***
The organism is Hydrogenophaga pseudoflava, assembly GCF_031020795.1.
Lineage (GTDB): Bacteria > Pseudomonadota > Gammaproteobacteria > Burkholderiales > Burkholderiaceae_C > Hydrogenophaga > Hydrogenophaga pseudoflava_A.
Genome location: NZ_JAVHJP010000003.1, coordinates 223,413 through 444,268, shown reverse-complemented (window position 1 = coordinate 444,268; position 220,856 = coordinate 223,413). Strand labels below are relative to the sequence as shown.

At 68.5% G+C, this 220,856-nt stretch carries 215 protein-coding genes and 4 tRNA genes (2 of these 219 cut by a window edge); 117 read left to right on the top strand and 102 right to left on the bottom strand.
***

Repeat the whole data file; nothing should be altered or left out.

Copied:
The organism is Hydrogenophaga pseudoflava, assembly GCF_031020795.1.
Lineage (GTDB): Bacteria > Pseudomonadota > Gammaproteobacteria > Burkholderiales > Burkholderiaceae_C > Hydrogenophaga > Hydrogenophaga pseudoflava_A.
Genome location: NZ_JAVHJP010000003.1, coordinates 223,413 through 444,268, shown reverse-complemented (window position 1 = coordinate 444,268; position 220,856 = coordinate 223,413). Strand labels below are relative to the sequence as shown.

At 68.5% G+C, this 220,856-nt stretch carries 215 protein-coding genes and 4 tRNA genes (2 of these 219 cut by a window edge); 117 read left to right on the top strand and 102 right to left on the bottom strand.